Lebanese among dead in Turkey quake

Published February 8th, 2023 - 07:11 GMT
Earthquake victims
A Syrian man carries the body of a child on February 7, 2023, in the town of Jandairis, in the rebel-held part of Aleppo province, as search and rescue operations continue following a deadly earthquake. The death toll from the massive earthquake that struck Turkey and Syria rose above 8,300 , official data showed, with rescue workers still searching for trapped survivors. (Photo by Bakr ALKASEM / AFP)

ALBAWABA - Lebanese novelist and activist Dalal Zeineddine and her three sons and grandson were killed in Hatay’s Antakya as a result of the powerful earthquake that struck Turkey and Syria.

Zeineddine was married to a Syrian. The couple moved to Turkey in the wake of the Syrian revolt, Naharnet pointed out. 

No figures were immediately available on the number of foreign nationals who were present in the area at the time of the tremor.

On Tuesday, a Palestinian official said at least 50 countrymen were killed in the earthquake in Turkey.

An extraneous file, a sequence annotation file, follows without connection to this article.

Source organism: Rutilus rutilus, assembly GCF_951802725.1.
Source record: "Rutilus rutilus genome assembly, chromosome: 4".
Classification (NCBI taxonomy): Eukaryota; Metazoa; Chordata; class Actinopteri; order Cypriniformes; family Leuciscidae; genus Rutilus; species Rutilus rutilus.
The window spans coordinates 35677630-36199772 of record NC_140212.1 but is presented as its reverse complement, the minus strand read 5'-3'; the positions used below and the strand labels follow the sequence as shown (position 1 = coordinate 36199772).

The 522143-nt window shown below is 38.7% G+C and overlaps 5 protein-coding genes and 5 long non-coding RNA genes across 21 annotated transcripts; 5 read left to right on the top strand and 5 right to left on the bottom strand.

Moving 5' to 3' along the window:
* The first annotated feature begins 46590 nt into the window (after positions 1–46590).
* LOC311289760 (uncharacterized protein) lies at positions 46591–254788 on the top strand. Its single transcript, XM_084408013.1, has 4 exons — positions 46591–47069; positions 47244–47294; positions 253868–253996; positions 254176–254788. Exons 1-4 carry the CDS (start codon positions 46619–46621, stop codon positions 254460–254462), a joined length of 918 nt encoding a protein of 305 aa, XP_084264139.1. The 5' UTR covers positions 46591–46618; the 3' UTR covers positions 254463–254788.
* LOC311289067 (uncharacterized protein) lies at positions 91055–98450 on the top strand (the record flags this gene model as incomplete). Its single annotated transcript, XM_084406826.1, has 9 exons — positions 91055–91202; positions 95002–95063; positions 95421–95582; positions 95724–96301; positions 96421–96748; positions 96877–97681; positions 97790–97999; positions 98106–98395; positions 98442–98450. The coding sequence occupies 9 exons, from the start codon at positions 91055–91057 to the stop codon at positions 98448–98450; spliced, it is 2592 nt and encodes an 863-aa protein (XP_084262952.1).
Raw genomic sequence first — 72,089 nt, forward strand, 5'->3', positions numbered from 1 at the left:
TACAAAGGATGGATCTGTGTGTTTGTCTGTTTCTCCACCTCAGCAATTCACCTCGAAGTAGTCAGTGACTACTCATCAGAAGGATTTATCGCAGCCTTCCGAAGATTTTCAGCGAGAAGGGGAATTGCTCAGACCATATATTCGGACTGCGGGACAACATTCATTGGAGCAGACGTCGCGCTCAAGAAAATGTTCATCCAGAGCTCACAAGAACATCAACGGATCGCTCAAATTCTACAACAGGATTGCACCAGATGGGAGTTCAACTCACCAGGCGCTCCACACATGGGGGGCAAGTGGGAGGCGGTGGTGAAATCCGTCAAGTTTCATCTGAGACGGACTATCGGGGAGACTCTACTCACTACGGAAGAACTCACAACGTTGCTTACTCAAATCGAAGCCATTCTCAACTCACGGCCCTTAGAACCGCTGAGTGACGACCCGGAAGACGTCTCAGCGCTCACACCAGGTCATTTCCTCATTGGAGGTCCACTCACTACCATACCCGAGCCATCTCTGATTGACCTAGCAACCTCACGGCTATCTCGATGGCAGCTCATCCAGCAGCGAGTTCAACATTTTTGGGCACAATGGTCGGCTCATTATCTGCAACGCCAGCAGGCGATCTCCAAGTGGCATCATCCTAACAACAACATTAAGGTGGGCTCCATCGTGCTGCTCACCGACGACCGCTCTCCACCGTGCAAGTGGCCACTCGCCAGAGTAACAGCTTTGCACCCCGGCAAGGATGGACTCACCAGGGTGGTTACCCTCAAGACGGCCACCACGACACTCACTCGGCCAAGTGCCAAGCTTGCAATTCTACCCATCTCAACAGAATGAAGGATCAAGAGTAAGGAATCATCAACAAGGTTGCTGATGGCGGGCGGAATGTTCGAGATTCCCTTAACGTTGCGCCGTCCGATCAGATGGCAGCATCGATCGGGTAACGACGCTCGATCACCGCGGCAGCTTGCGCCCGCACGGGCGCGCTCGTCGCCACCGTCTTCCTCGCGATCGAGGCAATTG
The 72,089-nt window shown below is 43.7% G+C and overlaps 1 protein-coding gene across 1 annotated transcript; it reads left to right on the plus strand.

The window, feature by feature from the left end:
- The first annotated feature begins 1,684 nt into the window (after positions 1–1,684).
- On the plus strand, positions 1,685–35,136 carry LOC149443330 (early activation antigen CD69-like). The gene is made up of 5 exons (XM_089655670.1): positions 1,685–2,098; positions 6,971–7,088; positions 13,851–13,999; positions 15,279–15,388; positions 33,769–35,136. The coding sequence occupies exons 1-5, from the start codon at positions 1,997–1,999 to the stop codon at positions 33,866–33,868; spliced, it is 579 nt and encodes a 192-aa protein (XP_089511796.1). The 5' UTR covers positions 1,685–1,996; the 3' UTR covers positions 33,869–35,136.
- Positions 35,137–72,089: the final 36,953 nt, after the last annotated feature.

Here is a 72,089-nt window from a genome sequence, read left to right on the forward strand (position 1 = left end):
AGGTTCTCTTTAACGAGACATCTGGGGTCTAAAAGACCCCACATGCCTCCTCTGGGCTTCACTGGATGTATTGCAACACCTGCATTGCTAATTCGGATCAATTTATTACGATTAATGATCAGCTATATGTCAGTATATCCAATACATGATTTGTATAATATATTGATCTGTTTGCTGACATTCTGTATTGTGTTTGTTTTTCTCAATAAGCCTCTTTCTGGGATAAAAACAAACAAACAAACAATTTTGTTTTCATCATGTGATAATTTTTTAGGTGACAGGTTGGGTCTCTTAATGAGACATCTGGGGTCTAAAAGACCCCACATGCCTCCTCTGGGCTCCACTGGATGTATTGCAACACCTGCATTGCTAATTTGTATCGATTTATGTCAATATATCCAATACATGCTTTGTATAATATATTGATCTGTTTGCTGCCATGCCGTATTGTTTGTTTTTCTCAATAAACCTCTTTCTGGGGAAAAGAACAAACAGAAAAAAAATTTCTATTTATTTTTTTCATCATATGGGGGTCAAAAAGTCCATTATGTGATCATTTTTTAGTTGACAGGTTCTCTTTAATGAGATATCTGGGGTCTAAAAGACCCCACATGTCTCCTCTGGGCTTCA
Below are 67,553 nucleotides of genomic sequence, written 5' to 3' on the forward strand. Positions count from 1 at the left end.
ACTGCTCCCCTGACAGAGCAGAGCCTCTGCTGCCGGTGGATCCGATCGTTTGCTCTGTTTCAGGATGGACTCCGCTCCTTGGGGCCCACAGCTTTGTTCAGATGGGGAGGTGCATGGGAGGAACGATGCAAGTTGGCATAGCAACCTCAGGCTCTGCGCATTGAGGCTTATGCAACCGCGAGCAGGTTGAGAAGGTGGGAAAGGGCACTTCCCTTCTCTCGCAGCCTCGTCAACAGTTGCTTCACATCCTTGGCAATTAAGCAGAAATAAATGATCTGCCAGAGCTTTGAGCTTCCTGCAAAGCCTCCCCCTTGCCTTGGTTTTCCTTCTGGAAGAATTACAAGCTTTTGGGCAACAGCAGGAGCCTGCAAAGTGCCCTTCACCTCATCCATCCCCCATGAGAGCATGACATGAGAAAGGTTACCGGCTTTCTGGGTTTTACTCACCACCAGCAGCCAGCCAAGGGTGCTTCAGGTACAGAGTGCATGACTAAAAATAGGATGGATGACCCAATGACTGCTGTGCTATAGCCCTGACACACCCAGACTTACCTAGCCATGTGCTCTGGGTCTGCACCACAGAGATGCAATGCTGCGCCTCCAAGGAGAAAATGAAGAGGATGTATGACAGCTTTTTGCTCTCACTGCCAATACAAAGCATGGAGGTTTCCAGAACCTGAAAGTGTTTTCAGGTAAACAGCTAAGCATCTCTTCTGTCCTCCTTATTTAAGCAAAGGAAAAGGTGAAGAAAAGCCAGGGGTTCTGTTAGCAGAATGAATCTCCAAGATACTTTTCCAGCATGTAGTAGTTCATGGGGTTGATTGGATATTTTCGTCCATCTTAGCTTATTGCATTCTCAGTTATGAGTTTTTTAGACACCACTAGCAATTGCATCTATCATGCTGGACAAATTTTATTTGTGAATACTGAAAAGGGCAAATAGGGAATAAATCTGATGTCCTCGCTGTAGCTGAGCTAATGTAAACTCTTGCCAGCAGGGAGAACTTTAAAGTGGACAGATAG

On Wednesday, the Lebanese Embassy in Turkey said there are at least five Lebanese who remain trapped under the rubble. Lebanese Ambassador to Turkey Ghassan Mouallem said he and his team are coordinating on the matter with the Turkish authorities.

The social media was rife with tweets on the missing Lebanese, with some saying seven were killed in the deadly quake that hit the southern part of the country and its aftershocks, which experts predict will continue.  

As of Tuesday, Mouallem explained in an interview with "Voice of All Lebanon" that  rescue teams have not reached the area where the missing Lebanese are believed to be trapped due to a large area of destruction which cut off roads and hampered relief efforts, according to Akhbar Al Youm

Meanwhile, three Lebanese were reported killed in Syria, where the same quake struck the northern part of the country near the Turkish border.

The Lebanese Embassy in Damascus said another Lebanese family was rescued in the Aleppo.

The embassy said Lebanese basketball coach Ghassan Sarkis, who was in an area affected by the quake, escaped unharmed.

"There were moments of terror when the earthquake happened," Sarkis said.

"Huge aid is arriving in Turkey, while no one is remembering Syria. This is saddening," he added, referring to the western sanctions that hampered the flow of humanitarian relief into Syria.

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